Industry News

NZ Post unveils first fuel cell electric commercial vehicle

The first of Hyundai New Zealand’s five XCIENT hydrogen-powered fuel cell electric trucks has been purchased by NZ Post.

The Hyundai XCIENT fuel cell truck was officially unveiled in its working livery by NZ Post at an event held at their Auckland Operations Centre last week and attended by Energy and Resources Minister Megan Woods.

Heavy transport makes up 4 per cent of New Zealand’s transport fleet but is responsible for 25 per cent of all transport emissions.

Under the Government Emissions Reduction Plan a target has been set to cut emissions from freight transport by 35 per cent by 2035.

Hyundai New Zealand CEO Andy Sinclair was delighted that NZ Post is the first to invest in what he described as zero emission transport technology.

“Kiwis should keep an eye out for the XCIENT – it might be their parcel in the back, travelling without the environmental impact of diesel, and in a remarkably quieter manner,” he said.

“Heavy transport emissions are notoriously hard to offset, as electric battery vehicle alternatives can’t offer companies the same productivity,” said Sinclair.

“Larger trucks are driven all day, every day over long distances. Taking multiple hours to recharge a battery regularly is time the truck can’t be on the road. Hydrogen technology is an important solution for NZ Post and other similar businesses to introduce as part of reducing heavy freight emissions.”

This truck will take over from one of its emission-heavy diesel counterparts, saving 1701 tonnes of C02 per year from being emitted into the environment and displacing approximately 100 passenger cars emissions based on typical annual mileage1.

High capacity hydrogen refuelling stations are on their way, such as Hiringa Energy’s four North Island stations coming online in early 2023. Until these first commercial refuelling stations are built, the truck will be fuelled using green hydrogen supplied by BOC.

Vesna Olles, Director Clean Energy Business Development and Strategy at BOC South Pacific said New Zealand’s first hydrogen truck was a significant milestone that would pave the way for decarbonisation of the heavy vehicle industry.

“BOC is proud to be collaborating with Hyundai and NZ Post to provide technical expertise and green hydrogen from our Glenbrook facility to get NZ Post’s first hydrogen truck on the road. This is an important first step as we develop the hydrogen industry and infrastructure to support further roll-out of zero emission hydrogen vehicles across New Zealand,” said Olles.

NZ Post’s Hyundai XCIENT Fuell Cell truck will now undergo a validation process. This includes operating the truck in different configurations, first as a truck only, then as a truck and trailer combination on several routes, gaining New Zealand-specific performance information to refine software settings and define the best-operating routes for this technology.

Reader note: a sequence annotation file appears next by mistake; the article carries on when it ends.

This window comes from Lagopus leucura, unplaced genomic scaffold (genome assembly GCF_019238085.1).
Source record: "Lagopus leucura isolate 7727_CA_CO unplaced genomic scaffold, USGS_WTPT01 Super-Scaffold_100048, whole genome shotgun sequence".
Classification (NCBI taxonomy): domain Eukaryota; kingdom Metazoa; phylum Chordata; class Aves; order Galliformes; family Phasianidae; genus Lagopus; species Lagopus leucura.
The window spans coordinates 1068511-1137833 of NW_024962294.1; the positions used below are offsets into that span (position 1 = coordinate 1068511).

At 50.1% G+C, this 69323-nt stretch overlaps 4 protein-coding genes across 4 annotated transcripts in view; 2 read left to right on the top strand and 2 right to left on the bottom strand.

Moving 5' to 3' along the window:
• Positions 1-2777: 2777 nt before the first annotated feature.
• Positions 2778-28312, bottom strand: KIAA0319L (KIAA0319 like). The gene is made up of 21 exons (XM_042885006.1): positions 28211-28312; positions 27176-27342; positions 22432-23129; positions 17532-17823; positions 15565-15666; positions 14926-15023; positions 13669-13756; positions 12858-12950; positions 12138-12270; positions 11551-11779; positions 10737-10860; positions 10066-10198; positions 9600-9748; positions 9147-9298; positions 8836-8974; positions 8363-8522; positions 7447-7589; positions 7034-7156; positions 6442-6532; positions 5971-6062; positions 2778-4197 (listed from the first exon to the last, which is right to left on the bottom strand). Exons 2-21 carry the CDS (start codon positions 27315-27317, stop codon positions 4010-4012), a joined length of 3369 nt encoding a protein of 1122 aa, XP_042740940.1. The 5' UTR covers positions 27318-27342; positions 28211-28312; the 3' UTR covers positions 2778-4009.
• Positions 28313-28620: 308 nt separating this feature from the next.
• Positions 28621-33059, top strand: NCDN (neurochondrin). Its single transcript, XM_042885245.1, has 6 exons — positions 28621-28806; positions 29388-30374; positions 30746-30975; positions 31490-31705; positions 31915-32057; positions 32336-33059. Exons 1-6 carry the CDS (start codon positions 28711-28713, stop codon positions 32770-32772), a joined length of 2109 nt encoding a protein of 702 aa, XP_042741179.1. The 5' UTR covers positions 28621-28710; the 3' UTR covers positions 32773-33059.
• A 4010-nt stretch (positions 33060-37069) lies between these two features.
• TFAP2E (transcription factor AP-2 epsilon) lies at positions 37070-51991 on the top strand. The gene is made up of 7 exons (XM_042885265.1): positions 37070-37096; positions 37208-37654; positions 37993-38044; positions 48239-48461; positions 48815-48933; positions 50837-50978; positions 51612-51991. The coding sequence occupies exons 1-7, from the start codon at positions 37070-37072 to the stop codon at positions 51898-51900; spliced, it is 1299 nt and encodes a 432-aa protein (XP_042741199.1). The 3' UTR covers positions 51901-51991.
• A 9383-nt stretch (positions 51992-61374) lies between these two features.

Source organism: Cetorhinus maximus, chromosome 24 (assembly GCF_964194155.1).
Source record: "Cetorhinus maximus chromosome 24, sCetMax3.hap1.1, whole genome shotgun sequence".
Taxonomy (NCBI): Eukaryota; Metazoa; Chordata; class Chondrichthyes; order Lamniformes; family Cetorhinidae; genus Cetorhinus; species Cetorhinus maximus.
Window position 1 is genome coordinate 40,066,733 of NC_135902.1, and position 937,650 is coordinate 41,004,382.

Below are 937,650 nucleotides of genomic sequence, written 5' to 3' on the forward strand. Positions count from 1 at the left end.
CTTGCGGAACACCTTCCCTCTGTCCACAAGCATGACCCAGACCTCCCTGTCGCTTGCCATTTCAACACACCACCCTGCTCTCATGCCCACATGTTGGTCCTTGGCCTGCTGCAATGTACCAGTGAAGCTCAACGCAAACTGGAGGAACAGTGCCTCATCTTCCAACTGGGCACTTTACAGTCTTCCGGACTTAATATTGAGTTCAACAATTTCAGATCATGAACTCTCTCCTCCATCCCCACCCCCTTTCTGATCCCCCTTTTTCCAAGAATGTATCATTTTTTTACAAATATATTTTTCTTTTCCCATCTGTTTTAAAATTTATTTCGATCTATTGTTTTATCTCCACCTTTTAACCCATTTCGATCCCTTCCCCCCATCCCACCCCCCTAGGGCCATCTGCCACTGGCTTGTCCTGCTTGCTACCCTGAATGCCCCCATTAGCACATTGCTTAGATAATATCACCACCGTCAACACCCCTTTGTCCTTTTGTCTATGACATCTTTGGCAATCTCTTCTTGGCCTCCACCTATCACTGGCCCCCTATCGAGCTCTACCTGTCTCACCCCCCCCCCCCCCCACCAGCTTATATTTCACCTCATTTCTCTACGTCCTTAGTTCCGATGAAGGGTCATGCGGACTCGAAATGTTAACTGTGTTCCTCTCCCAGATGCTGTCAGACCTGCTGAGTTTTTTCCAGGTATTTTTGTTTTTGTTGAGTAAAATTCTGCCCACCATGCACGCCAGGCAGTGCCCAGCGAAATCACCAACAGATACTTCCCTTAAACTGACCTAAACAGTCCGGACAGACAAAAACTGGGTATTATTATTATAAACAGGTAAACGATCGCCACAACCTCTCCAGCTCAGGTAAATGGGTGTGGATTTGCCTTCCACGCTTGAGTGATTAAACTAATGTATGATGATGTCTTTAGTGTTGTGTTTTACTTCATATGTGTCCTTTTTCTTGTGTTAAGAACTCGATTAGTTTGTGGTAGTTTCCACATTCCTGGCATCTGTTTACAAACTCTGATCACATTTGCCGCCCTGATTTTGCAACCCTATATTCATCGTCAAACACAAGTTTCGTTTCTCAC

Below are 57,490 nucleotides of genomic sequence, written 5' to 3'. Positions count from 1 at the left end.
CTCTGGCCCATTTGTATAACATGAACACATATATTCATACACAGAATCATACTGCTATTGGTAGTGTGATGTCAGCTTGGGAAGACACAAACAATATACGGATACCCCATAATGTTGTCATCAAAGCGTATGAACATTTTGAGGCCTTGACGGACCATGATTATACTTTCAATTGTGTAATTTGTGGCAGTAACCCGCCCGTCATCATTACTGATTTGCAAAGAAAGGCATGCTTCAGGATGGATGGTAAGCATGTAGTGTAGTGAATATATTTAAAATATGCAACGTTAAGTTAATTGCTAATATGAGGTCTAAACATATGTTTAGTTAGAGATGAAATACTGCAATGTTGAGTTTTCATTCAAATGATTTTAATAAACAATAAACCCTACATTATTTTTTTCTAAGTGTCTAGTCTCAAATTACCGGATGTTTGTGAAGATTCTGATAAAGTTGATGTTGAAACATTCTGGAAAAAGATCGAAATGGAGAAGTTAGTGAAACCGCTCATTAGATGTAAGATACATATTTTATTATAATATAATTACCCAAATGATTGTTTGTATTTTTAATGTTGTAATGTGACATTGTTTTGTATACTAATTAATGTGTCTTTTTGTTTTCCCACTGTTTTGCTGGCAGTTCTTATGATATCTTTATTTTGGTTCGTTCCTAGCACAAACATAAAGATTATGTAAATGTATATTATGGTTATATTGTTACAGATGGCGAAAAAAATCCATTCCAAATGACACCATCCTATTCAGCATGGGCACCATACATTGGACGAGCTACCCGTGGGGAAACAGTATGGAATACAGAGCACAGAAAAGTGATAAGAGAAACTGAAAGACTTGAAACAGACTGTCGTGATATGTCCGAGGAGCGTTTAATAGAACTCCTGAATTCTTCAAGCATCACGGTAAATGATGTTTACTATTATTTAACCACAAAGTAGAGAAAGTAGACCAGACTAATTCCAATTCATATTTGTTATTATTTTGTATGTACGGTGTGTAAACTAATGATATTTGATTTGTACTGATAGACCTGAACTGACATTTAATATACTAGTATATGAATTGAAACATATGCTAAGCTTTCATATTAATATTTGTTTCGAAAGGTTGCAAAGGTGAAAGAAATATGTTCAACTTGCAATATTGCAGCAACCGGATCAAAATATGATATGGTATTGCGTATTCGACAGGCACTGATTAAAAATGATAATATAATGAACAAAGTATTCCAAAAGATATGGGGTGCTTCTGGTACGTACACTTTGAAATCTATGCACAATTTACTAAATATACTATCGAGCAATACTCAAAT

Once the commercial infrastructure is in place next year, the truck’s ideal first operational route is likely to involve Auckland to Hamilton to Auckland to Whangarei.

Taking ownership of a hydrogen truck is an exciting milestone, NZ Post Chief Executive Officer David Walsh said.

“We are very proud to be leading the way by putting the country’s first hydrogen truck into commercial operation,” he said.

Investing in hydrogen fuel cell technology aligns perfectly with NZ Post’s goal of being a fully carbon neutral business from 2030.

“Sustainability is a big deal to all of us at NZ Post, and we see hydrogen technology as one way to contribute to reducing our emissions within New Zealand’s road freight sector,” said Walsh.

Having introduced the world’s first mass-produced fuel-cell electric passenger vehicle, the ix35, and the second-generation fuel cell electric vehicle, the NEXO, Hyundai is now leveraging decades of experience, world-leading fuel-cell technology, and mass-production capability to advance hydrogen in the commercial vehicle sector with the XCIENT Fuel Cell.

The XCIENT Fuel Cell is a present-day reality, not as a mere future drawing board project according to Hyundai Motor Company Vice President and Head of Commercial Vehicle Global New Business Development Group SeungMin Lee.

“It is the world’s first, mass produced fuel cell electric heavy duty truck, which has recorded a cumulated range of 4 million km until now with 47 trucks running in Switzerland,” said Lee.

“With the start of commercial operation of our XCIENT Fuel Cell trucks, I hope New Zealand will lead the way in sustainability.”

As Hyundai looks to the future, zero-emissions mobility will play a significant role in the company’s strategy.


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